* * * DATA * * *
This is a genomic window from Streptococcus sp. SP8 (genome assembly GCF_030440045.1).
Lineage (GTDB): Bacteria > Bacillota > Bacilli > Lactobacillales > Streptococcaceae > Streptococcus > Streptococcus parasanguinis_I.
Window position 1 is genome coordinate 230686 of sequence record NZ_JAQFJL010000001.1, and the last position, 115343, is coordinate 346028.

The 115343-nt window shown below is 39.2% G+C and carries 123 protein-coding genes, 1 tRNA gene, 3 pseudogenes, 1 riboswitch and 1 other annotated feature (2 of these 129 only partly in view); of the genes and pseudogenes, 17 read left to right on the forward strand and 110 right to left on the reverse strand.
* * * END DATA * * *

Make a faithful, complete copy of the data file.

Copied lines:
This is a genomic window from Streptococcus sp. SP8 (genome assembly GCF_030440045.1).
Lineage (GTDB): Bacteria > Bacillota > Bacilli > Lactobacillales > Streptococcaceae > Streptococcus > Streptococcus parasanguinis_I.
Window position 1 is genome coordinate 230686 of sequence record NZ_JAQFJL010000001.1, and the last position, 115343, is coordinate 346028.

The 115343-nt window shown below is 39.2% G+C and carries 123 protein-coding genes, 1 tRNA gene, 3 pseudogenes, 1 riboswitch and 1 other annotated feature (2 of these 129 only partly in view); of the genes and pseudogenes, 17 read left to right on the forward strand and 110 right to left on the reverse strand.